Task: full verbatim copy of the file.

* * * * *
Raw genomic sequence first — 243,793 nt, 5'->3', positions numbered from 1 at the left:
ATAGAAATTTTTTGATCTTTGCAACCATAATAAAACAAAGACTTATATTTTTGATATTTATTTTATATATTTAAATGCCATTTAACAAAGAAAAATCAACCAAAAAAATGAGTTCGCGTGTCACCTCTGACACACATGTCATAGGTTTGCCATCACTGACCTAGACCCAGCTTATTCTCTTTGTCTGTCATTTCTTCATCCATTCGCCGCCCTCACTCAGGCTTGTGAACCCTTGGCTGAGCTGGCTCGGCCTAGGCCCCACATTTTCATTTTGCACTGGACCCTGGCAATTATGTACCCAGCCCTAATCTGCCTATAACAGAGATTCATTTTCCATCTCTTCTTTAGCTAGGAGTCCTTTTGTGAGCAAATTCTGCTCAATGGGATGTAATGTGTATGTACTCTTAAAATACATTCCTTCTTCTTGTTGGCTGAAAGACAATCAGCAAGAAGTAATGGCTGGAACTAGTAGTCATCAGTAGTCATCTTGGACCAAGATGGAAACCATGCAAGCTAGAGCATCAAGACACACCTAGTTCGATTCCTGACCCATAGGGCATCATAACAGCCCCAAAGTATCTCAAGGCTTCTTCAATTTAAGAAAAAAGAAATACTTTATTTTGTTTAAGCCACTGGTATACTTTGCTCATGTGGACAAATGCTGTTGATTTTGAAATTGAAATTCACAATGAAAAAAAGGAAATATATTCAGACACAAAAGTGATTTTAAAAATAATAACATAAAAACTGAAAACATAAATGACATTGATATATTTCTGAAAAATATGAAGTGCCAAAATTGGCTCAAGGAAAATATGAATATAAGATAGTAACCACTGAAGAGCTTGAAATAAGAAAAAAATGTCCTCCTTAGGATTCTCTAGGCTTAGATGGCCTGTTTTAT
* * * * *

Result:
Raw genomic sequence first — 243,793 nt, 5'->3', positions numbered from 1 at the left:
ATAGAAATTTTTTGATCTTTGCAACCATAATAAAACAAAGACTTATATTTTTGATATTTATTTTATATATTTAAATGCCATTTAACAAAGAAAAATCAACCAAAAAAATGAGTTCGCGTGTCACCTCTGACACACATGTCATAGGTTTGCCATCACTGACCTAGACCCAGCTTATTCTCTTTGTCTGTCATTTCTTCATCCATTCGCCGCCCTCACTCAGGCTTGTGAACCCTTGGCTGAGCTGGCTCGGCCTAGGCCCCACATTTTCATTTTGCACTGGACCCTGGCAATTATGTACCCAGCCCTAATCTGCCTATAACAGAGATTCATTTTCCATCTCTTCTTTAGCTAGGAGTCCTTTTGTGAGCAAATTCTGCTCAATGGGATGTAATGTGTATGTACTCTTAAAATACATTCCTTCTTCTTGTTGGCTGAAAGACAATCAGCAAGAAGTAATGGCTGGAACTAGTAGTCATCAGTAGTCATCTTGGACCAAGATGGAAACCATGCAAGCTAGAGCATCAAGACACACCTAGTTCGATTCCTGACCCATAGGGCATCATAACAGCCCCAAAGTATCTCAAGGCTTCTTCAATTTAAGAAAAAAGAAATACTTTATTTTGTTTAAGCCACTGGTATACTTTGCTCATGTGGACAAATGCTGTTGATTTTGAAATTGAAATTCACAATGAAAAAAAGGAAATATATTCAGACACAAAAGTGATTTTAAAAATAATAACATAAAAACTGAAAACATAAATGACATTGATATATTTCTGAAAAATATGAAGTGCCAAAATTGGCTCAAGGAAAATATGAATATAAGATAGTAACCACTGAAGAGCTTGAAATAAGAAAAAAATGTCCTCCTTAGGATTCTCTAGGCTTAGATGGCCTGTTTTAT